Small Plates, Big Ideas
The Salt Exchange enters Portland’s crowded fine dining scene with an ambitious agenda.
- By: Michaela Cavallaro
Photography by Heather Perry
Any new entrant in Portland’s fine-dining market has some formidable competition. Local chefs have been lauded on the cover of national magazines and singled out for recognition by prestigious foundations. The reservation book at Fore Street is full for weeks in advance, while Hugo’s, 555, Back Bay Grill, Bresca, and Evangeline — to name just a few — have legions of devoted fans filling their tables.
That milieu — not to mention a challenging economic situation — didn’t daunt Charlie and Martha Bryon, the young couple who opened the Salt Exchange on tourist-mobbed Commercial Street in June 2009. They had long backgrounds in the hospitality trade — Charlie spent years in the wine business, and Martha worked in hotels. While Charlie managed the Metro, a fine-dining restaurant in Portsmouth, New Hampshire, the couple decided to go into business on their own. “We talked to a lot of people both in the industry and outside of it,” says Martha, who is currently expecting the couple’s third child. “We found that, given the economy, people weren’t necessarily interested in buying a house or a new car, but they would treat themselves to dinner out. And the more special that meal felt, the more satisfied they were.”
So the couple forged ahead with their plan to add one more fine-dining restaurant to town. They derived at least part of their confidence from Jacob Jasinski, the Massachusetts native they hired as their chef de cuisine. J
Jasinki’s resume includes stints at Manhattan’s Le Bernardin and the White Barn Inn in Kennebunk. At the Salt Exchange, he focuses on what the restaurant describes as “New American small plates.” Translation: Courses are smaller than you might expect elsewhere, and — like the fare at most of Portland’s white-tablecloth establishments — typically involve local, seasonal ingredients.
“This is the way we like to eat,” says Martha. “On the rare occasions that we got out to eat after having kids, it was difficult to find a place where we could try a little bit of everything and not break the bank.”
The meal begins in the Salt Exchange’s gallery-like dining room — the restaurant exhibits work by a different local artist every three months — with bread, butter, and (befitting the restaurant’s name) a tasting of three salts: Himalayan rock salt, truffle salt, and sel gris, a gray ocean salt. Beyond that, the meal is of your own making, from a menu divided among cold plates, soups, and hot plates. The Bryons say three to five courses (including dessert) make a full meal, though it’s worth noting that portion sizes vary considerably even within one section of the menu.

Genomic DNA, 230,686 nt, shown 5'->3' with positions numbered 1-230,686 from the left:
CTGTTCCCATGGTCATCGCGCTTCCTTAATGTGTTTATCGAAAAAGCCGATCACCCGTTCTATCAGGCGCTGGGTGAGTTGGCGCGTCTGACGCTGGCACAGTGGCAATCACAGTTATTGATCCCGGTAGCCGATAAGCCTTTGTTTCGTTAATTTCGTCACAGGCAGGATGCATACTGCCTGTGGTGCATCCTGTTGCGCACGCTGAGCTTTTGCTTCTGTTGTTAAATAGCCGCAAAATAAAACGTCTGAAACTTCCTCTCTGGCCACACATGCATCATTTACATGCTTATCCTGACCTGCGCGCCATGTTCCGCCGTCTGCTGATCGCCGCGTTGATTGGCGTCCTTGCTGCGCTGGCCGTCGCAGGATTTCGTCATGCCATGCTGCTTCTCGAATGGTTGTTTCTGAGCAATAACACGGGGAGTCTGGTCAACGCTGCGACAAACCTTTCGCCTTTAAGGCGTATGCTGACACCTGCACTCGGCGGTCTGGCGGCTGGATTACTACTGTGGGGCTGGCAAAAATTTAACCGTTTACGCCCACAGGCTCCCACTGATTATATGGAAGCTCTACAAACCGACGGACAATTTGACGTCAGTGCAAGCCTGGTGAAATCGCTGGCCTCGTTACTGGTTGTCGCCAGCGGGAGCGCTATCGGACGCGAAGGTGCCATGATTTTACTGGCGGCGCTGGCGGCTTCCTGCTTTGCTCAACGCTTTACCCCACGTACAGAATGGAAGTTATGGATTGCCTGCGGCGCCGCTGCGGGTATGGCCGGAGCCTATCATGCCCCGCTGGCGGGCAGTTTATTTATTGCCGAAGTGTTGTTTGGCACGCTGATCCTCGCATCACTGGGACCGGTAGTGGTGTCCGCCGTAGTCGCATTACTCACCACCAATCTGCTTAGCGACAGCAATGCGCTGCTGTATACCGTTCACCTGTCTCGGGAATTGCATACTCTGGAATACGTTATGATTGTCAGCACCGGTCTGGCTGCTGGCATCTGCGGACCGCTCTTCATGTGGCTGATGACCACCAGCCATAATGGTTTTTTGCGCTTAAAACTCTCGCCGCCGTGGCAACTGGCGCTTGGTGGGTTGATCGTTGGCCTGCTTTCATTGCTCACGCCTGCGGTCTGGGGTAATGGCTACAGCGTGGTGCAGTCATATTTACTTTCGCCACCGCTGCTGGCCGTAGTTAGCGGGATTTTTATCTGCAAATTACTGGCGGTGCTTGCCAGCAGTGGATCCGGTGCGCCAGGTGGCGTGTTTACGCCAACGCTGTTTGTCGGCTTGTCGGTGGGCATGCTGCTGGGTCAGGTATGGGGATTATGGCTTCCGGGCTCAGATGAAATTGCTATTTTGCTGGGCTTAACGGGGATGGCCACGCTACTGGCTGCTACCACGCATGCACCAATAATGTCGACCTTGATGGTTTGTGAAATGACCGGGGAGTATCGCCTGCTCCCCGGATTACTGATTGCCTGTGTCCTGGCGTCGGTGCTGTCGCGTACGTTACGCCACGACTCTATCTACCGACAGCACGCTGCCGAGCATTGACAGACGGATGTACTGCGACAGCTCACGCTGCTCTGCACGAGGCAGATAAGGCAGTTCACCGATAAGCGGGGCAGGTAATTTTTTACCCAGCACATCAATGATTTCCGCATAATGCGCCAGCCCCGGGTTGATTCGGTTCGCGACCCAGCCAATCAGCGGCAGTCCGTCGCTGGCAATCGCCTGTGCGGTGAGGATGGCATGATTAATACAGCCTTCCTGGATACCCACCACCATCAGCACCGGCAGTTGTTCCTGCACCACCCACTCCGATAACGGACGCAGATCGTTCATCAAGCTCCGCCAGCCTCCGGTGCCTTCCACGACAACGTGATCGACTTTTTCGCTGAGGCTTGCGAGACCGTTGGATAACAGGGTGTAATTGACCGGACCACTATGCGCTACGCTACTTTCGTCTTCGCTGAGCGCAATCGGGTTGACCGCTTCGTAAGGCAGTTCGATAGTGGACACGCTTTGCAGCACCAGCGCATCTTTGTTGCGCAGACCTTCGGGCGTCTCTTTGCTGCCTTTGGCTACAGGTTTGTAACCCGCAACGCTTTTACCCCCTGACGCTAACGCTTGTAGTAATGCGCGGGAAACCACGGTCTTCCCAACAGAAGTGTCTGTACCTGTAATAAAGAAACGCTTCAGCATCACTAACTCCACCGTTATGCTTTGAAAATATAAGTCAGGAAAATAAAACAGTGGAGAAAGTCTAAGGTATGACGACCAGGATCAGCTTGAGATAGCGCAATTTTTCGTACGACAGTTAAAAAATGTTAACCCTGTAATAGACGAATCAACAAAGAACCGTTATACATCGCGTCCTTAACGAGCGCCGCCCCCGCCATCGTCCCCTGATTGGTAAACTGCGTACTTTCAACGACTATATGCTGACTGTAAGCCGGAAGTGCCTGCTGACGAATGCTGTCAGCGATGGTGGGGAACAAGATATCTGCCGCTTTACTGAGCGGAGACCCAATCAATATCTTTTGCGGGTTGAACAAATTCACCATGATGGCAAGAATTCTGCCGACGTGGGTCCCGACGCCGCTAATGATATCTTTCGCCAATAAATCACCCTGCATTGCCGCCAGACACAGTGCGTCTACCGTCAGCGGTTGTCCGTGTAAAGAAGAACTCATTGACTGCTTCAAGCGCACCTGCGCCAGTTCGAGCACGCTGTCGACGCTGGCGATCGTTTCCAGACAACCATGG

As for the food itself: In a word, it’s stunning — well conceived, delicately balanced, and impeccably presented. Maine lobster salad with crème fraiche, cucumber, and greens is so delicately seasoned as to be a bit bland on first bite. But with successive nibbles the flavors reveal themselves, the slight tang of the crème fraiche creating a perfect complement to the lobster’s richness. Jasinski excels at making unusual combinations seem preordained. To wit, the octopus with red wine gelée, summer beans, preserved Meyer lemons, and falafel, a gorgeous plate with a complex suite of flavors that play off one another beautifully.
Poured tableside, sweet corn cream soup with chanterelle mushrooms is rich and sophisticated with an earthy undertone. Meanwhile, heirloom black rice with mixed spring beans and baby root vegetables manages to make the humble grain the star of the show, with an intense winey flavor that elicits audible groans of pleasure. The fish was swimming earlier this morning, the desserts are carefully considered and very well executed, and the wine list is strong, drawing on Charlie Bryon’s experience in Sonoma County vineyards and restaurants.
Still, the dining experience at the Salt Exchange is not without its flaws. Waits between courses can be inexplicably long, and on the whole, the service feels a bit strained — overly formal for the setting, the staff, and the Portland restaurant scene in general.
Quibbles aside, the Salt Exchange is a worthy addition to Portland’s stellar restaurant scene. “We want diners to have a complete sensory experience, from the art on the walls to the music we select to the smells, tastes, and appearance of the food,” says Martha Bryon. It’s a lofty goal, but one the Salt Exchange has already achieved.
The Salt Exchange is located at 245 Commercial Street in Portland. It is open Tuesday through Saturday, serving lunch from 11:30 a.m. to 3 p.m. and dinner from 5:30 to 9 p.m. (10 p.m. on Fridays and Saturdays). Cold plates $5 to $21. Hot plates $8 to $21. Desserts $7 to $9. Handicap accessible. 207-347-5687.
- By: Michaela Cavallaro